The agony of being separated from your children is real.

Photo credit: Volkan Olmez on Unsplash

Last year, I was separated from my children for a month and 10 days. It was pure hell.

It was right after our dog died. She was the first dog I’d ever had… and I didn’t have a chance to say goodbye.

Needless to say, I was already having a pretty rough summer.

Back to the kids.

My kids were with my ex’s family, six states away. I didn’t have a clear understanding of when they’d be coming back.

I am an extraordinarily dedicated mother. My kids mean the world to me. And although I appreciate some “me time” as much as the next mom, a month and ten days was more than I could bear to be apart from them.

I also have severe anxiety, for which I am medicated. When my kids were away, my medication was rendered ineffective. I stopped sleeping. I started having regular panic attacks. I began to despair.

I know what the onset of depression feels like. I went to my primary care doctor. I told her the situation. She asked me if I was suicidal. I told her truthfully, “No.” But she could tell this was nothing short of an emotional breakdown.

She refilled my Xanax. Then she looked me in the eye and said, “Get your children back.” It felt like a prescription… and doctor’s orders.

The kids returned a few days later, but it took a few months before things felt right again. I was traumatized. Angry. Scarred. And I made it clear that a separation of that length and distance would never happen again.

Moms need their kids, and kids need their moms.

I missed my children, and they missed me.

That’s how it is.

With this experience in mind, when I first heard about immigrants being deported without their children, I was utterly horrified.

On June 20, my favorite news anchor, Rachel Maddow, received news that babies were being held in “tender age shelters.” The usually extraordinarily composed Ms. Maddow could barely get through the rest of her broadcast without exploding into tears.

Tender age shelters? What the hell does that mean?

It means little kids — babies, toddlers, and kindergartners — were being detained and kept in cells.

Oh. My. God.

Yesterday, Houston Public Media published an article stating that despite the court-mandated parent/child unifications, more than 5,000 children are still being held in shelters in Texas and throughout the United States.

Five thousand children.

Being held hostage.

Inside the United States.

Houston Public Media’s article summed it up:

Texas regulators do not differentiate between children who arrived at the border without adult supervision and those separated from their families under a new Trump administration policy of “zero tolerance.” Under that policy, parents and children were split up at the country’s southwest border, with kids sent to federally contracted shelters and their parents sent to jail on the criminal charge of illegal border entry.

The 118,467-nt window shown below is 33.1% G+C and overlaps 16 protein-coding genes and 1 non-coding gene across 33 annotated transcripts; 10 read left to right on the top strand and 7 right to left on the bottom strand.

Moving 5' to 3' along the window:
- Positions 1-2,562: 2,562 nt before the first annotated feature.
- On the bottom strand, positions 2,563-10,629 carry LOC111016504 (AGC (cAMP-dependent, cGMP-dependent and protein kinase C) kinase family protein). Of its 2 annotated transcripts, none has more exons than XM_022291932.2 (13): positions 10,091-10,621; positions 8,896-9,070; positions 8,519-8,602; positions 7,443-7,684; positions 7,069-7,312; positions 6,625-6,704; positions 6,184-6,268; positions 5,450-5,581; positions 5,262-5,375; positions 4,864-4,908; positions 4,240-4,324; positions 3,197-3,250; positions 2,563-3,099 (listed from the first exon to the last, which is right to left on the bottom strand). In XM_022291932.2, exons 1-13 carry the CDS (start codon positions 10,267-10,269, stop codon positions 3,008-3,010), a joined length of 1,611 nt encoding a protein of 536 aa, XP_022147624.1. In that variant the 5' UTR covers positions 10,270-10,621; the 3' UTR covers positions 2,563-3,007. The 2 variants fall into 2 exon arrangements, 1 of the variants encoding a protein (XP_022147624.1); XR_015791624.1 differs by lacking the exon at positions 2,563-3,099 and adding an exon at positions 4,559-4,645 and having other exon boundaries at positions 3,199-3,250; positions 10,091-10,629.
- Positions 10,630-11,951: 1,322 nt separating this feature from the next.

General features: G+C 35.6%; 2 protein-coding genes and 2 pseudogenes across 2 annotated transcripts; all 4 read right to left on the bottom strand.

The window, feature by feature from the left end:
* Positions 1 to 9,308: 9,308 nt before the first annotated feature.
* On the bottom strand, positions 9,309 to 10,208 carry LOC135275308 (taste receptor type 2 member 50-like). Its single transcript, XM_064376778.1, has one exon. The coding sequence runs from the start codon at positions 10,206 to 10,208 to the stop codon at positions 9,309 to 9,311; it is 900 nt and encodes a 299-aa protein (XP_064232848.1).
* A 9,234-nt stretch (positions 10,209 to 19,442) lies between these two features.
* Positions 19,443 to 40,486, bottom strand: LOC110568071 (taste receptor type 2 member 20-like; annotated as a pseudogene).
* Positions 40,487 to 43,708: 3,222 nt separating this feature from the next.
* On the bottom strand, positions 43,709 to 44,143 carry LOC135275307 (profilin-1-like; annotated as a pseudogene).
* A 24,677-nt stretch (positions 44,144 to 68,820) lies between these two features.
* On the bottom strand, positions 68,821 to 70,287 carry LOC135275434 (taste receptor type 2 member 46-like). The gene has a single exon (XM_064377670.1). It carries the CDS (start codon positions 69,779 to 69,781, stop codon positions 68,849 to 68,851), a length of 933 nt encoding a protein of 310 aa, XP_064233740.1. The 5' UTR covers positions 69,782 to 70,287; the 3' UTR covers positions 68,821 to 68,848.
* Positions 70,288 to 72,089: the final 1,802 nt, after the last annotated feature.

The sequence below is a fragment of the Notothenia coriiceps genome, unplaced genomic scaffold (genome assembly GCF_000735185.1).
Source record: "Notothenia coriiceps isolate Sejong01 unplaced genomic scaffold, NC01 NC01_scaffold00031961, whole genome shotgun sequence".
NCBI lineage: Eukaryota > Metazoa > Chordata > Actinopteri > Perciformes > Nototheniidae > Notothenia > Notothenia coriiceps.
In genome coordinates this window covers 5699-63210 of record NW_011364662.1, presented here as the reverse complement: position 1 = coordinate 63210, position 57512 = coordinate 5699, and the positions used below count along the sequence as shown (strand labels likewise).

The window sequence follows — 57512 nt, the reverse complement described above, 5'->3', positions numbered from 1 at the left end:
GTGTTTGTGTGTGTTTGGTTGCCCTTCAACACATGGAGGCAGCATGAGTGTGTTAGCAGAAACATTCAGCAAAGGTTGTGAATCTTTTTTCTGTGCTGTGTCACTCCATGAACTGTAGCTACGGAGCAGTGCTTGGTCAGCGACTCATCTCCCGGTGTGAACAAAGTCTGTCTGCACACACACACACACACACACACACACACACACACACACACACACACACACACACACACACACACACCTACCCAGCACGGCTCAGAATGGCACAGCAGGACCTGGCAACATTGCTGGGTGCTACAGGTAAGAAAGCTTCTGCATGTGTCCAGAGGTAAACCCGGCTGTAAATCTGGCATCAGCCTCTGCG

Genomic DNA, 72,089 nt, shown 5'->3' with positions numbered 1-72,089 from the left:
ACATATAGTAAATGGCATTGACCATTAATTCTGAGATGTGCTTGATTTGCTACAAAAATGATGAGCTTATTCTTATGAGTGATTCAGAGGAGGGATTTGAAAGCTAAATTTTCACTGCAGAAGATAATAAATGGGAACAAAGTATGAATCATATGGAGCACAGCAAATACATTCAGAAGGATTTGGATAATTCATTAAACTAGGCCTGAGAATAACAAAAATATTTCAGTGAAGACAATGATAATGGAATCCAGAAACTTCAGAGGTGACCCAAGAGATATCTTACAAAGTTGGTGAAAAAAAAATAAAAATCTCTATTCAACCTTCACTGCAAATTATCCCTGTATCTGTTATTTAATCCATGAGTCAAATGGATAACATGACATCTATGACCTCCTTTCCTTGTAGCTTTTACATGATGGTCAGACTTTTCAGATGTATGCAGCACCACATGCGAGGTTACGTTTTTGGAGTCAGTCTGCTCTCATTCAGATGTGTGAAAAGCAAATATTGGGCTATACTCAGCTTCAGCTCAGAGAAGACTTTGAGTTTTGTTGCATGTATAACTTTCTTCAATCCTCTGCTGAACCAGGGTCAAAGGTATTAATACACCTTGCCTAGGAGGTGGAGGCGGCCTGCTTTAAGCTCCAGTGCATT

My children were only separated for one month and ten days… and I knew where they were. I could call them anytime I needed to speak with them. I could see them in photos and on video calls. If I needed to, I could have driven to pick them up. These men and women — parents like myself — do not have those luxuries.

Imagine for one moment that your nine-month-old baby girl was forcibly taken from your arms. Or your two-year-old son.

Your children, removed from the safety of your arms.

Your parental rights, illegally revoked.

Because you came to the United States seeking asylum.

Some parents have not seen or heard from their children since the separation and have no way of reaching them. They have no way of knowing where their children have ended up.

As parents, we need to know our children are safe. We need to see our children, to hold them, feed them, clothe them. Our emotions, minds, and bodies are intertwined.

Separating a child from her mother or father is similar to trying to disentangle chewing gum from a carpet. You may be able to do it, but it won’t be neat, and neither the gum nor the carpet will come away unaffected.

“Mothers and children are in a category all their own. There’s no bond so strong in the entire world. No love so instantaneous and forgiving.” — Gail Tsukiyama